Metro-North ridership up, Grand Central Terminal celebrated
Ridership on Metro-North Railroad’s commuter rail lines came up just short of the record in 2012, the Connecticut Department of Transportation (DOT) and Metropolitan Transportation Authority announced as the latter kicked off centennial festivities at Grand Central Terminal.
Commuters notched some 83 million trips in 2012, up 0.8 percent from 2011, with the New Haven Line providing a record 38.8 million rides, eclipsing the old mark, set the prior year, by 1.3 percent.
Stamford was the busiest outlying station and suburban work destination last year, with 5,300 people disembarking there each morning, according to the Connecticut DOT.
“Our investments in new and more comfortable rail cars and other equipment seem to be paying off,” said DOT Commissioner James P. Redeker.
And those commuters continue to stream daily through Grand Central Terminal, which officially kicked off its Centennial Feb. 1 with a full day of festivities.
A rededication ceremony was held that morning during a program dotted with dignitaries and celebrities all paying honor to the transportation hub and its place in both daily life and preservation history.
New York City Mayor Michael R. Bloomberg kicked off the program with a tribute to the Beaux Arts landmark that opened its doors in 1913.
“It’s not easy to last 100 years in a city of constant change,” Bloomberg said, noting that with the ever-growing list of restaurants, shops, shows and entertainment within the terminal it’s become “a city within a city.”
But, he added, “At its heart, this is a commuter train station,” one poised to address the needs of contemporary society.
“It represents beauty and art but also commerce and industry.”
Howard Permut, president of the MTA Metro-North Railroad, summed up the enduring spirit of Grand Central Terminal, saying, “It heralded to New Yorkers, then and now, you have arrived — and you have places to go.”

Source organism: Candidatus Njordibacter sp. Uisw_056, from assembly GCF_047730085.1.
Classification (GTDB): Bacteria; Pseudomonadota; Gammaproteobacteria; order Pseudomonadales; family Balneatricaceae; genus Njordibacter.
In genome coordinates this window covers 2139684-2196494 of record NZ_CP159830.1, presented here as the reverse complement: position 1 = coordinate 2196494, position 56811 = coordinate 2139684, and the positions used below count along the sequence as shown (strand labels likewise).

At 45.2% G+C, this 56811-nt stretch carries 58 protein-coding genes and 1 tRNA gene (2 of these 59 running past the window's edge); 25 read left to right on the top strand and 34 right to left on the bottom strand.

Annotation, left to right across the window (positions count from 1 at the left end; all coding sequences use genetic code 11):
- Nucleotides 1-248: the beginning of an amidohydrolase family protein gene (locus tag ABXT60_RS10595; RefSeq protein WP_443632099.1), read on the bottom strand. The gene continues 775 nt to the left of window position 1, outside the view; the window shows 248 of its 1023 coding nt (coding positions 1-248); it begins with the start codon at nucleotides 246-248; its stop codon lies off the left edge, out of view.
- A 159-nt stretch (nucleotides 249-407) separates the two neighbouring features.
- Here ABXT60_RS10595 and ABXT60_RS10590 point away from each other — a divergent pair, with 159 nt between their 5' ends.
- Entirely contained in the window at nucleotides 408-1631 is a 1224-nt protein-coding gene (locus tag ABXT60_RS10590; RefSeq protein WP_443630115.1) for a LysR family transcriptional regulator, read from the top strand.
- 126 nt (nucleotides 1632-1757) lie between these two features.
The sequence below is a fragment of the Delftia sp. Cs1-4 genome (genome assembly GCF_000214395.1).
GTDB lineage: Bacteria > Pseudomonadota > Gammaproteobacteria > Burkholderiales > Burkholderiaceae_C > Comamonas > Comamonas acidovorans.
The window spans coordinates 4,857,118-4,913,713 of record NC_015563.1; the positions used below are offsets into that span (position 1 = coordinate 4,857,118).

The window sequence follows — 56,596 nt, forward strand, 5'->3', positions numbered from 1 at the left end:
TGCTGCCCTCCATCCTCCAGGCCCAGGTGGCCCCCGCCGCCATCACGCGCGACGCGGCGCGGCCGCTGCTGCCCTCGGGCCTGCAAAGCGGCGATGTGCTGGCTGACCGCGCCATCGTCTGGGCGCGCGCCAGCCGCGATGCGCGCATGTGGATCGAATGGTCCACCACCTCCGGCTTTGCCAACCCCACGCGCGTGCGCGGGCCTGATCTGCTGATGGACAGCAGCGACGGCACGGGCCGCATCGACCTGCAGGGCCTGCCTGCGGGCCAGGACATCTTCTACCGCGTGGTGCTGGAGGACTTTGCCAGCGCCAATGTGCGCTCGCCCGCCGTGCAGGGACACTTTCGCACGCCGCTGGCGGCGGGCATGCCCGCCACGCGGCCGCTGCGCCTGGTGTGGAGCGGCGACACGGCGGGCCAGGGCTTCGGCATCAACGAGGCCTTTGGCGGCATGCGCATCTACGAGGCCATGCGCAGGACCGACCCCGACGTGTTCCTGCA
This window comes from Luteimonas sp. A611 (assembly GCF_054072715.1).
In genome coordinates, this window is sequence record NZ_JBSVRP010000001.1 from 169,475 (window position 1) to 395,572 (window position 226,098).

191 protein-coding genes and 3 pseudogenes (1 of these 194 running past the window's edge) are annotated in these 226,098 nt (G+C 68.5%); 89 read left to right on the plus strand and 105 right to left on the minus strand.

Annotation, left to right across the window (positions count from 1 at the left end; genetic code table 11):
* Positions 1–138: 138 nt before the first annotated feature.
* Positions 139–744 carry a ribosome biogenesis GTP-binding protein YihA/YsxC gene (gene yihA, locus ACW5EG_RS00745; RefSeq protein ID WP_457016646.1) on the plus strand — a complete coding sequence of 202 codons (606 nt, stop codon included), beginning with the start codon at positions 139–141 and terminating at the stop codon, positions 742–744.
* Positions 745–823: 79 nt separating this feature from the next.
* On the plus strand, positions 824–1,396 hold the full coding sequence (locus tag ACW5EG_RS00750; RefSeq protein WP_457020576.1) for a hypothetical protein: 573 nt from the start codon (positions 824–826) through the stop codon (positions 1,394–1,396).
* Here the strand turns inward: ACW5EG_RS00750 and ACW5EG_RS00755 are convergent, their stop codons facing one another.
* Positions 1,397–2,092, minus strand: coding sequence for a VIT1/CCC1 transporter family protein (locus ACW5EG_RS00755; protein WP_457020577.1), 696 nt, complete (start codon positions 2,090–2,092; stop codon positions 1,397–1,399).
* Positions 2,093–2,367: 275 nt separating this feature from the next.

Jim Cameron, chairman of the Connecticut Rail Commuter Council (CRCC), echoed Redeker, saying that the new fleet of M8 rail cars, which began coming into service in 2011, has resulted in “much improved service.”
“They’ve not only made for a more comfortable ride, but we hope — and this winter will be a good test — they’ll provide more reliable service, especially in the winter months when the old cars would be prone to freeze-ups and breakdowns,” said Cameron, a Darien resident.
Cameron said the CRCC, an independent board created by the state legislature in 1985 to advocate for riders, would continue to push for improvements such as additional surface parking.
“DOT has not done enough in terms of expanding parking at the train stations,” Cameron said. “In most of southwestern Connecticut, there is an 8-year waiting list for annual parking permits. … DOT is ultimately responsible for that supply because they own and lease the stations and the parking next to the stations, and they have done nothing to expand parking at busy stations like Greenwich, Darien, Norwalk, and Westport.”
Patrick Gallagher contributed to this report.